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Understanding the TJC requirements for maternal patient safety

The steadily climbing maternal mortality rate in the U.S. has (appropriately) attracted a great deal of media attention over the last few years.

Figures from the Centers for Disease Control and Prevention (CDC) show that the rate has more than doubled since 1987, reaching an alarming high of 17.3 maternal deaths per 100,000 live births. That is well above the Healthy People 2020 goal of 11.4.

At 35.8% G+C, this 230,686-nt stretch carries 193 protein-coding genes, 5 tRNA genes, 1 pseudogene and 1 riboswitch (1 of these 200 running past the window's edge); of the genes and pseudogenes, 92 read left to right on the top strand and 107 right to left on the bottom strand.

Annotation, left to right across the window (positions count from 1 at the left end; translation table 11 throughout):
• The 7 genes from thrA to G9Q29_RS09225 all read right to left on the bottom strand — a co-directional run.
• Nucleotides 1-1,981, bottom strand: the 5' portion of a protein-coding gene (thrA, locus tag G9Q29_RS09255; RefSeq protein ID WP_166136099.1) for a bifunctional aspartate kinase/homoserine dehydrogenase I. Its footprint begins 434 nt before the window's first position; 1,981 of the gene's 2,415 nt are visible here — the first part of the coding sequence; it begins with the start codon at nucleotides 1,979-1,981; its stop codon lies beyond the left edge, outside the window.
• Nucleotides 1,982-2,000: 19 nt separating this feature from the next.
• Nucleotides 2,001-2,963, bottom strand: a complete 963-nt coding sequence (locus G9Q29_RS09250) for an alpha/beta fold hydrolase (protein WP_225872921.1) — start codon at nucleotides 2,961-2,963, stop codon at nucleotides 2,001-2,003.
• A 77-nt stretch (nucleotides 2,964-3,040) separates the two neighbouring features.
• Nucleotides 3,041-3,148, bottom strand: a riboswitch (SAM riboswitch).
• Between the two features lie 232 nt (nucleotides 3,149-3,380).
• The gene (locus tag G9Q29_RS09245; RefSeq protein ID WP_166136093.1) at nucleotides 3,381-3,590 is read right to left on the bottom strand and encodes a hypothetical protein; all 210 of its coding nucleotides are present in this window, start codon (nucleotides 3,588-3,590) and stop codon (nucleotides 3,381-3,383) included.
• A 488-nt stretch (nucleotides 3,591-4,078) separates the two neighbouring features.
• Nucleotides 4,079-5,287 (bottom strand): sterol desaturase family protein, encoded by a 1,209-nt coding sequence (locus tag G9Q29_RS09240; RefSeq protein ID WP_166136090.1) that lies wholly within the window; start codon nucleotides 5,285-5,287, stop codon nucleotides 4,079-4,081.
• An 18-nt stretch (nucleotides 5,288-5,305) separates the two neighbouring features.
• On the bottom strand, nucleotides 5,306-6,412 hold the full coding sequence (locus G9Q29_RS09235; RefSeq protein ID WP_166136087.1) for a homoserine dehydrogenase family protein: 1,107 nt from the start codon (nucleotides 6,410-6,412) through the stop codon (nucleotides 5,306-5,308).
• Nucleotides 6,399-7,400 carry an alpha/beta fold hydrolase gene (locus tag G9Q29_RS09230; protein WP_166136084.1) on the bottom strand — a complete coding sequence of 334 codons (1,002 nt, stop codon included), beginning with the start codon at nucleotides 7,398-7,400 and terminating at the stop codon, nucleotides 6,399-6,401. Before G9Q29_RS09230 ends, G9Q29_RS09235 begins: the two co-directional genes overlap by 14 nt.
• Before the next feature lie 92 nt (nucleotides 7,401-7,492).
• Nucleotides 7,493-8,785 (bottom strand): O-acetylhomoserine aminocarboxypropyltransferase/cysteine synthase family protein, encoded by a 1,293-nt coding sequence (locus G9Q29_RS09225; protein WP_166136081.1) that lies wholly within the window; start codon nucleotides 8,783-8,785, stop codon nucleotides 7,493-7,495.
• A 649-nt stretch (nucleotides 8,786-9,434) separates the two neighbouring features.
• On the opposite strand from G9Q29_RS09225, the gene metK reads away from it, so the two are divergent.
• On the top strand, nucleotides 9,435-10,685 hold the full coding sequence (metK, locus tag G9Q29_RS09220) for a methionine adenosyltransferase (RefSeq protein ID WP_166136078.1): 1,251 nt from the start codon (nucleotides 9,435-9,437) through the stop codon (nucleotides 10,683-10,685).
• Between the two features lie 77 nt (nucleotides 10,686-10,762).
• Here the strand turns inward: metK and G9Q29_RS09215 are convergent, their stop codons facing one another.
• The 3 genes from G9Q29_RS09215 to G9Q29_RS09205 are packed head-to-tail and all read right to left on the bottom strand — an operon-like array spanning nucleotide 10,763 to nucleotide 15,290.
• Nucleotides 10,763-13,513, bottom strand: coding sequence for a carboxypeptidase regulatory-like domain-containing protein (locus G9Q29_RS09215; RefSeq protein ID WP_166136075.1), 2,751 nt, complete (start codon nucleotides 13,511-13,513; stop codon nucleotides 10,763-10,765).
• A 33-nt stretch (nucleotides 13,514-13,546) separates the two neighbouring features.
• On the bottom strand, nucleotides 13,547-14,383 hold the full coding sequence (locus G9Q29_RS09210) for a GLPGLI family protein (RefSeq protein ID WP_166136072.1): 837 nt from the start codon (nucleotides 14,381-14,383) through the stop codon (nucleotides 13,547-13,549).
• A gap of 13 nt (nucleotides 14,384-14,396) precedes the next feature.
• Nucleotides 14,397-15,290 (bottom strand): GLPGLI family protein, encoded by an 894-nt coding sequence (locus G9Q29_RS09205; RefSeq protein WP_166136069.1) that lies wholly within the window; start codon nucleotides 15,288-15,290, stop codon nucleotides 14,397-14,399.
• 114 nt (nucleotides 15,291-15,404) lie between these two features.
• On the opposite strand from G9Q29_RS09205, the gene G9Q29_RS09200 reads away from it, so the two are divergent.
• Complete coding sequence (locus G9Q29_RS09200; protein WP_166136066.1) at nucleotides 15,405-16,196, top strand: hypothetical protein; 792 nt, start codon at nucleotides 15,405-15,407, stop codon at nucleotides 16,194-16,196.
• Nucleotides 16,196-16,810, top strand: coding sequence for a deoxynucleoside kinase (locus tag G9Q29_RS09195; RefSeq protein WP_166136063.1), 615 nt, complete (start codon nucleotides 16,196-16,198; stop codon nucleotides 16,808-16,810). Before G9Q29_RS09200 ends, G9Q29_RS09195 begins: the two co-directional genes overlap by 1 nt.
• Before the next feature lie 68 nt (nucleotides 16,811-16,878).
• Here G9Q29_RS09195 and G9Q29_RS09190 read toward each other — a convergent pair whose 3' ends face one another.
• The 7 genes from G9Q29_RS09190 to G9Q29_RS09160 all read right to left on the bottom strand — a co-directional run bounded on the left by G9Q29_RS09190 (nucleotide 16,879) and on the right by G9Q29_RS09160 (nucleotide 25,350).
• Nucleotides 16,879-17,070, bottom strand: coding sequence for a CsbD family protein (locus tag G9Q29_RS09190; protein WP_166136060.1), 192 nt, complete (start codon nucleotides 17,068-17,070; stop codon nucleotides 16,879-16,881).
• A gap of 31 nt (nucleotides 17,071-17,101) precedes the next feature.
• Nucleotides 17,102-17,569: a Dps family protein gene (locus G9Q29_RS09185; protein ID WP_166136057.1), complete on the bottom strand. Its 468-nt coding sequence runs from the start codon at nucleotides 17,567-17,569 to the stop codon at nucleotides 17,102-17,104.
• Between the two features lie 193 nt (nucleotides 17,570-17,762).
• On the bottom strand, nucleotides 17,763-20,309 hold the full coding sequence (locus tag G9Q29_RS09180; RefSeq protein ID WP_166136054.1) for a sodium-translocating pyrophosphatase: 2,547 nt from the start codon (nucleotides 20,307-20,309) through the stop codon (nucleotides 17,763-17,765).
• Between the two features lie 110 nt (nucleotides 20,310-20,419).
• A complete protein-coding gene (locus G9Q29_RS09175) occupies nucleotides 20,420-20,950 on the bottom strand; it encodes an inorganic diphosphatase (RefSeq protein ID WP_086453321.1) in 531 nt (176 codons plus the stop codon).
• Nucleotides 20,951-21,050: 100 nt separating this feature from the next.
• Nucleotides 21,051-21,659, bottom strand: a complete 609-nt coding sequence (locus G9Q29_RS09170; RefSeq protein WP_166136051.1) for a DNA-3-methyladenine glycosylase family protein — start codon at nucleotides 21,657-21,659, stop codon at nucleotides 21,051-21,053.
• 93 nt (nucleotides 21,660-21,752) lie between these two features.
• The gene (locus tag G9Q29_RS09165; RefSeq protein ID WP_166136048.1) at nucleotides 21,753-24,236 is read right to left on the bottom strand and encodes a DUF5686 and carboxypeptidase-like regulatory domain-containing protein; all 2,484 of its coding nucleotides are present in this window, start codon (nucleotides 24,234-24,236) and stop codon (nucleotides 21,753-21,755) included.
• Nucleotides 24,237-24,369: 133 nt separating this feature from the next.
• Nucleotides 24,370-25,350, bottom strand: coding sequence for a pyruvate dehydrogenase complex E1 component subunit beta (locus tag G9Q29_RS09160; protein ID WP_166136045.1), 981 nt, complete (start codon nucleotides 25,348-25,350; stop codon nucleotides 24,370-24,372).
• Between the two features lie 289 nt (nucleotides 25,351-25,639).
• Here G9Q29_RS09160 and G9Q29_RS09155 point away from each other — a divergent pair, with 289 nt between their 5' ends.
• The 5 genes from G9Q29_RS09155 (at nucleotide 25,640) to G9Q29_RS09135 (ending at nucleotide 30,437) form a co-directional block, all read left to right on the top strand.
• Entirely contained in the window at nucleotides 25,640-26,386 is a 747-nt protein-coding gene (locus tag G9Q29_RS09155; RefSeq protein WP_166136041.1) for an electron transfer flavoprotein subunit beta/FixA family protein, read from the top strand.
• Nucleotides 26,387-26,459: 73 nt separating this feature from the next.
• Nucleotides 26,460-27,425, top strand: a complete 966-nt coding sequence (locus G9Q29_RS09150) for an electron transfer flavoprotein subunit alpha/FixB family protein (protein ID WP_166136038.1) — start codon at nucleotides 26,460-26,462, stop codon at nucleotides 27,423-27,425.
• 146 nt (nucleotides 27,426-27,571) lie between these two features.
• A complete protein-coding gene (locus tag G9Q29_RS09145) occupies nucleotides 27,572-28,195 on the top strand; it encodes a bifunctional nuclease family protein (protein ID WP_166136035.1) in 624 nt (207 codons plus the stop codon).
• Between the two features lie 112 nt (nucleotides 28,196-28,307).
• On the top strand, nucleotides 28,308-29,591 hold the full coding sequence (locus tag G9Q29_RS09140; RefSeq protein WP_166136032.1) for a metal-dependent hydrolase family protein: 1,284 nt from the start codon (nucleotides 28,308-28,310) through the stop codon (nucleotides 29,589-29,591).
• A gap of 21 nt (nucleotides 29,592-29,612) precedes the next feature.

Worse, the CDC estimates that 60% of maternal deaths reviewed in a study were preventable. Stopping those would result in easily meeting and surpassing the Healthy People 2020 goal.

Many factors have contributed to the rise in maternal mortality, including the increase in complex comorbidities in expecting mothers such as diabetes, obesity, hypertension, and cardiac disease. There has also been disagreement on the best approach to manage maternal patients, from creating a single oxytocin checklist to detailing more complex processes for managing preeclampsia.

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